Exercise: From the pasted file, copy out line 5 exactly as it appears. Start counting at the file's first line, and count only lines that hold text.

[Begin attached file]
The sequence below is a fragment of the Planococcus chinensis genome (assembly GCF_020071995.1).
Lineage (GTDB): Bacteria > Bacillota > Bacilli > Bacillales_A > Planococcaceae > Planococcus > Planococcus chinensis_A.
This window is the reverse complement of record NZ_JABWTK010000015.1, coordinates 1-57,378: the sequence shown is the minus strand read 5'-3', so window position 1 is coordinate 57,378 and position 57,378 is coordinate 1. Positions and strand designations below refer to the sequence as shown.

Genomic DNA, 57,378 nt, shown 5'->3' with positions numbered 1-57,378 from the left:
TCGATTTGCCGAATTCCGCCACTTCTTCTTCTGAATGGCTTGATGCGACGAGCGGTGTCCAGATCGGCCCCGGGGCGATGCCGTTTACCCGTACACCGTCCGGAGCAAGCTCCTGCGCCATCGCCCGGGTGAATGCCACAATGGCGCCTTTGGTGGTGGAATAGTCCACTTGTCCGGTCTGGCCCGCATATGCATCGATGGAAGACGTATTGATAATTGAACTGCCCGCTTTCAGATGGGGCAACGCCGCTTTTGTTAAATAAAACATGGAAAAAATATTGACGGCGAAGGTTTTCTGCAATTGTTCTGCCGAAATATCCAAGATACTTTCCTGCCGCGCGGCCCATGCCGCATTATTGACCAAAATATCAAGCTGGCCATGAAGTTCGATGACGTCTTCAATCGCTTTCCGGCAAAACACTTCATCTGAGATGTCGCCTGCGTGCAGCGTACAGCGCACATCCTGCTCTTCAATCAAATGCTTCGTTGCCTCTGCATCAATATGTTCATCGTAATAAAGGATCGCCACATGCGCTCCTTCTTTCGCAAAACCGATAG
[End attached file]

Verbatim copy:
TCGATTTGCCGAATTCCGCCACTTCTTCTTCTGAATGGCTTGATGCGACGAGCGGTGTCCAGATCGGCCCCGGGGCGATGCCGTTTACCCGTACACCGTCCGGAGCAAGCTCCTGCGCCATCGCCCGGGTGAATGCCACAATGGCGCCTTTGGTGGTGGAATAGTCCACTTGTCCGGTCTGGCCCGCATATGCATCGATGGAAGACGTATTGATAATTGAACTGCCCGCTTTCAGATGGGGCAACGCCGCTTTTGTTAAATAAAACATGGAAAAAATATTGACGGCGAAGGTTTTCTGCAATTGTTCTGCCGAAATATCCAAGATACTTTCCTGCCGCGCGGCCCATGCCGCATTATTGACCAAAATATCAAGCTGGCCATGAAGTTCGATGACGTCTTCAATCGCTTTCCGGCAAAACACTTCATCTGAGATGTCGCCTGCGTGCAGCGTACAGCGCACATCCTGCTCTTCAATCAAATGCTTCGTTGCCTCTGCATCAATATGTTCATCGTAATAAAGGATCGCCACATGCGCTCCTTCTTTCGCAAAACCGATAG